One I remember being shared frequently was, "It's nice to be important but it's more important to be nice."
(The fact that I remember it all these years later means maybe recycled quotes aren't that bad after all, right?)
At the same time, isn't it interesting how nice people become important?
On August 18th, we held our 4th Annual Random Acts of Kindness Day. Through facebook the invitation spread, and was also shared via email, and blogs. Some people shared with us what they did, and others shared how they were affected by this experience. People did everything from public service to helping a neighbor.
Joie (who is growing into this tradition as she gets older) was excited for the first time this year about doing random acts of kindness that day. That morning she fed the dogs and gave them fresh water, and watered all our (neglected) houseplants. We had some happy dogs and happy plants around our house that day!
Than she spent the afternoon baking:
Yum! That night we delivered the cookies to Gabby's piano teacher and her family. The selection of the cookie recipient was kind of random. Gabby wanted in on the kindness tradition, and Joie was willing to include her by giving the cookies to someone Gabby chose. (Side note: Scary how those two are cooperating these days. They're even sharing a room now...verdict is still out on that one, but it was their choice.)
The morning after our RAK 4 day, Tim and I left for Seattle and the kids went to stay with cousins. We arrived home two days later to find our kindness had unexpectedly been returned. Gabby's piano teacher is a senior in high school and still lives at home. Her mother has MS and suffers daily with symptoms. In the past several years she has lost a lot of mobility, and struggles more with daily tasks. That's not why they were chosen, but this woman's example of facing life with a smile is always contagious. When we arrived home there was a kind note taped to our door from Gabby's piano teacher's family, thanking us for the cookies. It was fun to come home to a personal note, and that particular act of kindness was humbling to me--that on the list of daily tasks of someone struggling with daily tasks was to write a note to a neighbor. It was an example of the ripples of kindness.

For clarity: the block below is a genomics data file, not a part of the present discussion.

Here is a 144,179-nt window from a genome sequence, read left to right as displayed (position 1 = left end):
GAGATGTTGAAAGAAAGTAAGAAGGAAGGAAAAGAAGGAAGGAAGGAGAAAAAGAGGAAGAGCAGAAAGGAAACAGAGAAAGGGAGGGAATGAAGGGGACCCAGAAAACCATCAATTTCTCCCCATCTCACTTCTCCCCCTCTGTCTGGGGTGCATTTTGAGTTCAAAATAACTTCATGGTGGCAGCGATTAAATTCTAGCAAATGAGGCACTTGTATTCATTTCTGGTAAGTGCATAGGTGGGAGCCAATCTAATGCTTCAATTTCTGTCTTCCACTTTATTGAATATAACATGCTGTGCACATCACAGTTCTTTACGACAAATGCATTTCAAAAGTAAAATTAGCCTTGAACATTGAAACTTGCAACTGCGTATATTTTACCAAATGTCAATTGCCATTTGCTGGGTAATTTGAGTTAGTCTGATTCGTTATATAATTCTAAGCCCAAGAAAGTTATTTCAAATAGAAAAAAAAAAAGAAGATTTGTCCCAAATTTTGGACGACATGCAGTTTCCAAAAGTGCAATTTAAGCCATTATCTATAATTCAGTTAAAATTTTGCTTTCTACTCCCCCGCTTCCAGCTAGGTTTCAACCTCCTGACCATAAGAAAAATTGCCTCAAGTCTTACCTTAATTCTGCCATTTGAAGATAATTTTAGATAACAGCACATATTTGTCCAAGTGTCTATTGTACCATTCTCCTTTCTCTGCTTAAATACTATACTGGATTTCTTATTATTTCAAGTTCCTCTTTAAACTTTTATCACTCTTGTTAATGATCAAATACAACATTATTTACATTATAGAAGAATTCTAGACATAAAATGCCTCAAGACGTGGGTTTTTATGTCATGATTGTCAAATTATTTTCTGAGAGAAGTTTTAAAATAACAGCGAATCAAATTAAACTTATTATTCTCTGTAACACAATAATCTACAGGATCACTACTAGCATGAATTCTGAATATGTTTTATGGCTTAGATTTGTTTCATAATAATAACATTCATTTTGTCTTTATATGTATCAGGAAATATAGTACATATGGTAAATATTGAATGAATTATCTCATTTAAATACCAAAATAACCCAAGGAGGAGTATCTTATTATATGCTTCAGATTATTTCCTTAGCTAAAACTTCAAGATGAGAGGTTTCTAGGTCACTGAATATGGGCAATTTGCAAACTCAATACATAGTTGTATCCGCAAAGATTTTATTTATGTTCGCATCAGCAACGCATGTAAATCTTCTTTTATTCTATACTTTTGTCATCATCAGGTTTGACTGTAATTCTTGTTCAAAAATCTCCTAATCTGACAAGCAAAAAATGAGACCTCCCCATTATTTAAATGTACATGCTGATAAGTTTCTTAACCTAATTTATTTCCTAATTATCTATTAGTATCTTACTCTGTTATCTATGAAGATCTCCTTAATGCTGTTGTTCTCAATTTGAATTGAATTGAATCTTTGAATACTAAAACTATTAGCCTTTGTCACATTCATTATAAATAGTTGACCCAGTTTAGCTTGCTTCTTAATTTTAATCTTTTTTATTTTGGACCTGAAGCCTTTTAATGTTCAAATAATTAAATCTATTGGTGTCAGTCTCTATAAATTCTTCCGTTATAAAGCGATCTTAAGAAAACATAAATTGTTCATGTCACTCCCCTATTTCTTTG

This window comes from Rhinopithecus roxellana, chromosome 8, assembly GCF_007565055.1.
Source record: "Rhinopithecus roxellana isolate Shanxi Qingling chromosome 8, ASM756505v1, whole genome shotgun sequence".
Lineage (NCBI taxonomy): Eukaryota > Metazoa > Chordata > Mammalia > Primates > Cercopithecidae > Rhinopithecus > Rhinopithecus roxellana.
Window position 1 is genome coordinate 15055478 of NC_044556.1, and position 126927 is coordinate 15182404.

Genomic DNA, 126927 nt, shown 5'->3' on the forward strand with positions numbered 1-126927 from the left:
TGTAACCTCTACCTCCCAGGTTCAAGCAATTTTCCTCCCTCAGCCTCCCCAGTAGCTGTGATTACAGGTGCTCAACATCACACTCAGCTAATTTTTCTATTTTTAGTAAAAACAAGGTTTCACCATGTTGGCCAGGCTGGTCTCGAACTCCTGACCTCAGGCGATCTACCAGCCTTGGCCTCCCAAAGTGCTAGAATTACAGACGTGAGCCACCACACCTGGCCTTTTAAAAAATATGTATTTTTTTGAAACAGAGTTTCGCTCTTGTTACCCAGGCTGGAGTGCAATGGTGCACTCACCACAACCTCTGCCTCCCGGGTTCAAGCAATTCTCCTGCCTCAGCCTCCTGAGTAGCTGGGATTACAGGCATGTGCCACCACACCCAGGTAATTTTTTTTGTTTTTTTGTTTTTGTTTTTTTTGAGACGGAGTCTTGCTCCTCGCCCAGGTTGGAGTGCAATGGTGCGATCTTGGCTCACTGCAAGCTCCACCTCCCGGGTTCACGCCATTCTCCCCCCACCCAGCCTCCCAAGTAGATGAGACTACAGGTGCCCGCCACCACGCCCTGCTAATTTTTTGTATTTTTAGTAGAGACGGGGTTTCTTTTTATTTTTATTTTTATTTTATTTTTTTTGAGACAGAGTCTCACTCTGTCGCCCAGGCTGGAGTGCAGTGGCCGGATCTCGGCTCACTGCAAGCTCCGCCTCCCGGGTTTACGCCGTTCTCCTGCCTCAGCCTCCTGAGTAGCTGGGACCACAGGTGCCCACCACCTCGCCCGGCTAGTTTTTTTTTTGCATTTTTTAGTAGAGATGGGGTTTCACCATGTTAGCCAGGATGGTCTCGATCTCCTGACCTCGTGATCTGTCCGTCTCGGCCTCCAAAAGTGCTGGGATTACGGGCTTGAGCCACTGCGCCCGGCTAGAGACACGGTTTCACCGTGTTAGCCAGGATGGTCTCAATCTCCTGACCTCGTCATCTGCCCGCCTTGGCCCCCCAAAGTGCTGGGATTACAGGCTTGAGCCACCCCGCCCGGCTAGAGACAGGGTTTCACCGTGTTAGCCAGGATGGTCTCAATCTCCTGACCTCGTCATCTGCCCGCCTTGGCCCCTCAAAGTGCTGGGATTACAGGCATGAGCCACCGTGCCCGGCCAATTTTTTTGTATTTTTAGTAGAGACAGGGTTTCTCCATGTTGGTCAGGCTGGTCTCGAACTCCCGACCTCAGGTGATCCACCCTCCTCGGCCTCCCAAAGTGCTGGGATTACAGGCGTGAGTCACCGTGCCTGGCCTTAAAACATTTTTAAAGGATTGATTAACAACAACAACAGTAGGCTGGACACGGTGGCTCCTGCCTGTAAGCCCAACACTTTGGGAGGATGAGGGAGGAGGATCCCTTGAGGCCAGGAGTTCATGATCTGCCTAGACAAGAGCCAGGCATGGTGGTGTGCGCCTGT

I call them ripples because it seems like kindness somehow takes on a life of it's own. It spreads and grows, and even though it's seldom the intention, it ripples back. Many comments about experiences that day reflected the same idea.
One woman posted on the invite wall on facebook and said, "I dont want to tell what I did, but more how I felt. Doing something kind for another lifts our own burdens... I needed the lift of serving others more than I needed the support of being served. I always find that in serving others, my worries become so very small. My heart has been glad all day, and any hiccups along todays path were seemingly small and insignificant. Today I smiled a little more, walked with a lift in my step, and had great peace in my heart as I found ways to share Unconditional Love in Action. Thank you for including me."
Our family's sincere thanks goes out to all those who participated in any way.
I laughed at the idea of my brother and sister-in-law smiling at "the generally stoic Germans" just to watch them smile back.
I was warmed at the idea of a mother including a daughter, and another mother talking about how the mood in her home changed when she looked for ways to be kind to her children.
Someone else did temple service.
Other people shared with us their own stories of tragedy, and we found connections and friends and felt less alone. Some people say they don't like others talking about their own experiences with grief when the topic is raised. For me I've always felt oddly comforted by others sharing their own stories--it somehow signals strength and that we'll all be ok. For those who shared, thank you!
One of my sisters climbed Pike's Peak that day with her husband (happy anniversary Esther and Phil!) and they smiled and encouraged other after they had reached the summit themselves. If you've ever been a hiker encouraged by others who have already been to the top, you know what a welcome burst of energy that can provide!
Another sister offered to host extended family from out of town while they were traveling due to a family emergency. She did so because she remembered another friend who had offered the same thing to her when she and her family were traveling to Utah after Ruth, Nick and Audrey died, and how comforting it felt to stay with friends during a time of crisis.
For me, the amazing part was that I didn't even think (that much) about our loss that day. It certainly had weighed heavily on my mind in the days and weeks prior (bawled my eyes out with Joie the day before) but on that day, I was surprised how reaching out really did help.
Kindness in it's many forms is a gift that keeps on giving. We have been blessed to share our day with so many of you, and look forward to more of the same next year!